Twelfth point: Garrison established that Oswald was not a Marxist as the Warren Commission concluded. Garrison summarized his feelings about Oswald’s political leanings as follows:
The more I thought about it, the more the great disparity gnawed at me. There had been the Lee Harvey Oswald who, the government told us, was close to being the most rabid communist since Lenin. On the other hand, at our very doorstep, there had been a flesh-and-blood Oswald who used as the headquarters for his pamphleteering the office of Guy Banister—formerly of the FBI and Naval Intelligence and, more recently, the Anti-Communist League of the Caribbean. As if that were not enough, Oswald had been on a first-name basis with that swashbuckling anti-communist soldier of fortune, David Ferrie, a man who had trained anti-Castro pilots for the Bay of Pigs in 1961 and by 1963 was giving guerilla training to more Cuban exiles for some new venture against the island.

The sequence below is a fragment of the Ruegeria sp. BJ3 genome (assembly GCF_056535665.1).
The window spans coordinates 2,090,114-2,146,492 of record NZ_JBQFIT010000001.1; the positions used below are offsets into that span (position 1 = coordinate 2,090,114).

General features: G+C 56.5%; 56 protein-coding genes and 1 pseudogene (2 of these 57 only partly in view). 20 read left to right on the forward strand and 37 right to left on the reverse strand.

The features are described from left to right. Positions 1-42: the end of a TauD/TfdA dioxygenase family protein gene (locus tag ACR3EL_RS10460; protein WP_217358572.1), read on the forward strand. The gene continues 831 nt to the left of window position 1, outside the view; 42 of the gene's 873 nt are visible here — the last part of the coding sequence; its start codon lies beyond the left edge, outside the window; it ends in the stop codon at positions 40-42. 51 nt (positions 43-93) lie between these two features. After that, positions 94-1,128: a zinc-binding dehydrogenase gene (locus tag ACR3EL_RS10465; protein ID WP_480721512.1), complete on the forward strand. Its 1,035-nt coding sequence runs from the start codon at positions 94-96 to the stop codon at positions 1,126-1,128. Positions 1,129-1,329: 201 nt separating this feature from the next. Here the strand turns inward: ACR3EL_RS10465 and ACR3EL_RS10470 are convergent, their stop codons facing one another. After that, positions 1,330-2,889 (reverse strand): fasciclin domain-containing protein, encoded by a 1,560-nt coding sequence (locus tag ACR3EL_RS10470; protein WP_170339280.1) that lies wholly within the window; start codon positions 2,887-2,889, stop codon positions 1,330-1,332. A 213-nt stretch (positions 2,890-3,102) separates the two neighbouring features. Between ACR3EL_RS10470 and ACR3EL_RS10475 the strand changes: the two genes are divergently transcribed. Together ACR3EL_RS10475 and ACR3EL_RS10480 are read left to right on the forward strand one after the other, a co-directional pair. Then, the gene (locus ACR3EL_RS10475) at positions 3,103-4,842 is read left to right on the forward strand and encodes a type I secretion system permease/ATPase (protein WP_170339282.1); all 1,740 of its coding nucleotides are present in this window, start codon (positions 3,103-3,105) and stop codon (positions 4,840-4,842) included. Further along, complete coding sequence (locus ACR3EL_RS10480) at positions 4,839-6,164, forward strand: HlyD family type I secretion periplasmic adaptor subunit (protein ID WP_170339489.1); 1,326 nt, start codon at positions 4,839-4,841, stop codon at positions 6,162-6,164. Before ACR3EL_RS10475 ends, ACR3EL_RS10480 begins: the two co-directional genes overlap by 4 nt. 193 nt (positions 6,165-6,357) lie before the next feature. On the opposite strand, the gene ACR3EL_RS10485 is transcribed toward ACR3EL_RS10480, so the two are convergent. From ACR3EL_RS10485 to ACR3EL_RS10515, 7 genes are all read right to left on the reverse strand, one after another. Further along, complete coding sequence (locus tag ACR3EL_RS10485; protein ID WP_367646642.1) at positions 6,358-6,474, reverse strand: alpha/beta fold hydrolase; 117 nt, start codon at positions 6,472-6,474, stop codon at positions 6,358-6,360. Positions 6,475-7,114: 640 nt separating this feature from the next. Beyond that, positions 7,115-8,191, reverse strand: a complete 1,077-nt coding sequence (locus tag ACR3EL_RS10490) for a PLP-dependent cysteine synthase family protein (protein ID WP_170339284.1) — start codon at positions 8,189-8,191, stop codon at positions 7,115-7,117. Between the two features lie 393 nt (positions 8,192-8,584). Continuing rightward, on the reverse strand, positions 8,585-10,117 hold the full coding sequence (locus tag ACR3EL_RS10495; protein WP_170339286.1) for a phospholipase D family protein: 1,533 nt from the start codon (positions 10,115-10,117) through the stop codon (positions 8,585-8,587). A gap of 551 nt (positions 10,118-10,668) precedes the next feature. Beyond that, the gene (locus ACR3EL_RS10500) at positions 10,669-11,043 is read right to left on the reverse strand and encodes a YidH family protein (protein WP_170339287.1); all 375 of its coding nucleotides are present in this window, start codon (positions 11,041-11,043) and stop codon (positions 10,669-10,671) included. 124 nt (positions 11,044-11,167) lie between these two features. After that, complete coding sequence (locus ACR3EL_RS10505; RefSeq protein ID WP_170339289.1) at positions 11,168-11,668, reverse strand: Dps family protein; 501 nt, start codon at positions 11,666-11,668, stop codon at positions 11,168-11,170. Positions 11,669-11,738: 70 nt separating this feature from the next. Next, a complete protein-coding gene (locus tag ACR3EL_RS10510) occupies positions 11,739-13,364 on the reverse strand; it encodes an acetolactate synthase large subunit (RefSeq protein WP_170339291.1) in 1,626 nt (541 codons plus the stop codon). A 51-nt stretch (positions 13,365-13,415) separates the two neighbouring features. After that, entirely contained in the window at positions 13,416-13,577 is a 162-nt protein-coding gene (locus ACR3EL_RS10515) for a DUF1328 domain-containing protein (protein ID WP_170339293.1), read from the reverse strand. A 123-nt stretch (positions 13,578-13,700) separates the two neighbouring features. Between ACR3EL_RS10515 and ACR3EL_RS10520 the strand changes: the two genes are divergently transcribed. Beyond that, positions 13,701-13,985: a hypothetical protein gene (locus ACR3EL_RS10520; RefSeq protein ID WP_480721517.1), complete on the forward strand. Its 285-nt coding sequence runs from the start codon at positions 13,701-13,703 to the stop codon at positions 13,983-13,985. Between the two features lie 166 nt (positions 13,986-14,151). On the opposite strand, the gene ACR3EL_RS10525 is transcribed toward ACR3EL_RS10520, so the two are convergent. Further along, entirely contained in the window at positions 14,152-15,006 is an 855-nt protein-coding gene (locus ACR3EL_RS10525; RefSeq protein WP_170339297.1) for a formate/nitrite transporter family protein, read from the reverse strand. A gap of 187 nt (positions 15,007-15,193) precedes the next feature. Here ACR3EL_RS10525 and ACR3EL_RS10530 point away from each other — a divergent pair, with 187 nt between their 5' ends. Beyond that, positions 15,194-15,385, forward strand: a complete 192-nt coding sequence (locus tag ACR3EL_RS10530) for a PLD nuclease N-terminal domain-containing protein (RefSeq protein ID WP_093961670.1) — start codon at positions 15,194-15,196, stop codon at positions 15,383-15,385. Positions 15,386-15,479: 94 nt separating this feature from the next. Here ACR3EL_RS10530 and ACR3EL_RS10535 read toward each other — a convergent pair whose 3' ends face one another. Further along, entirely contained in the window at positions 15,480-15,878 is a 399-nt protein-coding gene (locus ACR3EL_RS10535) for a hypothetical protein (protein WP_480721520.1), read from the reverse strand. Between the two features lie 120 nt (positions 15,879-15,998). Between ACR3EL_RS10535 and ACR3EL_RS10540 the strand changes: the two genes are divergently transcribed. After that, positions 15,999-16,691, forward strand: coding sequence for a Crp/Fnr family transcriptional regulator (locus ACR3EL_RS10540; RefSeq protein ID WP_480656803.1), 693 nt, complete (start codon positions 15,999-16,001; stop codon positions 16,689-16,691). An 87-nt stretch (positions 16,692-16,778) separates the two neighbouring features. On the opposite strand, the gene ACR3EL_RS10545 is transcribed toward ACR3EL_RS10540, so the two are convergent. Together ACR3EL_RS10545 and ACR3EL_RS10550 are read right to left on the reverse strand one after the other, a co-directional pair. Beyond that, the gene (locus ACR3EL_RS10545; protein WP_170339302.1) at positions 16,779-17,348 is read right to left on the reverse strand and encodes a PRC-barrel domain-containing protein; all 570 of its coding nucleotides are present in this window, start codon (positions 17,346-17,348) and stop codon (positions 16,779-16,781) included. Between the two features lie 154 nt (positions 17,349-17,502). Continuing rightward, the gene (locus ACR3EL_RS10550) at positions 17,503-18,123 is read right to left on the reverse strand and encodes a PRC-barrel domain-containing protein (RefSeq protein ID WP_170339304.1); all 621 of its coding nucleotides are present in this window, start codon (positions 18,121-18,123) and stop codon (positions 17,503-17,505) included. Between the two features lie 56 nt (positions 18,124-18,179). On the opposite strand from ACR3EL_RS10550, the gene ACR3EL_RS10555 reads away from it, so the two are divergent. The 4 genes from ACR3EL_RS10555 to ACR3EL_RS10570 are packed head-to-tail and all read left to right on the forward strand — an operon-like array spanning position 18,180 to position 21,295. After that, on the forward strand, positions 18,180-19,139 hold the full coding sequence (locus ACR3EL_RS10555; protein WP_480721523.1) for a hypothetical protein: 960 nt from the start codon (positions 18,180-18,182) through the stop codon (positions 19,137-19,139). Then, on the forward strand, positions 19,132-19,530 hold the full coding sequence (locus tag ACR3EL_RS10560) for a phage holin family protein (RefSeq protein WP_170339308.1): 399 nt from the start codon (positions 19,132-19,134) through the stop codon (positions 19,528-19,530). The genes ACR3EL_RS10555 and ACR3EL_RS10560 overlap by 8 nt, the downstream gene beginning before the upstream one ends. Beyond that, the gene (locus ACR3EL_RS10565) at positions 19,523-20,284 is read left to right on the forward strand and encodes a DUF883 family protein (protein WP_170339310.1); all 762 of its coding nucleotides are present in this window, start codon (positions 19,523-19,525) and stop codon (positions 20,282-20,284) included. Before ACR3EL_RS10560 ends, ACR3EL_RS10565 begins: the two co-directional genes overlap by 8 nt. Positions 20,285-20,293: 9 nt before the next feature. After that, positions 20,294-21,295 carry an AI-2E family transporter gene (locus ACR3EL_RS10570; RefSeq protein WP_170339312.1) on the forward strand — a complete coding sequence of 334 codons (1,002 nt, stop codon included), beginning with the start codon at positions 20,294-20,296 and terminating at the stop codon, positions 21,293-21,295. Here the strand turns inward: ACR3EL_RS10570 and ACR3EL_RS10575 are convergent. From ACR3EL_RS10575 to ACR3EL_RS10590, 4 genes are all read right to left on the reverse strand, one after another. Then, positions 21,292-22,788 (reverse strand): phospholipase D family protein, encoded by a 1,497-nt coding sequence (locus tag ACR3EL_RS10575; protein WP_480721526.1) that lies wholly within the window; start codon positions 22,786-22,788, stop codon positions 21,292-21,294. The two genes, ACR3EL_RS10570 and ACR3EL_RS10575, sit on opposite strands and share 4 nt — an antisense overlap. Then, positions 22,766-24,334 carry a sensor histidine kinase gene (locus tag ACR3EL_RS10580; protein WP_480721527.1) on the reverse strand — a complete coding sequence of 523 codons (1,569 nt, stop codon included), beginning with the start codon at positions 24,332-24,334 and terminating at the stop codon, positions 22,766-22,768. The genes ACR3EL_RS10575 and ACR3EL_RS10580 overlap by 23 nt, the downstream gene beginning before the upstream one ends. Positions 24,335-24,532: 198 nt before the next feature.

(Jim Garrison, On the Trail of the Assassins, p. 50)John E. Donovan (a first lieutenant at El Toro when Oswald was there) testified before the Warren Commission stating emphatically that Oswald did not have leftist political leanings. Donovan stated the following: "I never heard him in any way, shape or form confess that he was a Communist, or that he ever thought about being a Communist."31Nelson Delgado was closest to Oswald in the Marines. They bunked next to each other for about 11 months. Delgado told the Warren Commission that Oswald "never said any subversive things… and he didn’t show [any] particular aspects of being a sharpshooter at all."32 Garrison provided mountains of additional evidence demonstrating that although Oswald distributed pro-Castro leaflets, he was not truly a Marxist; but was merely a low-level intelligence operative—an agent provocateur—playing the role of a Marxist.33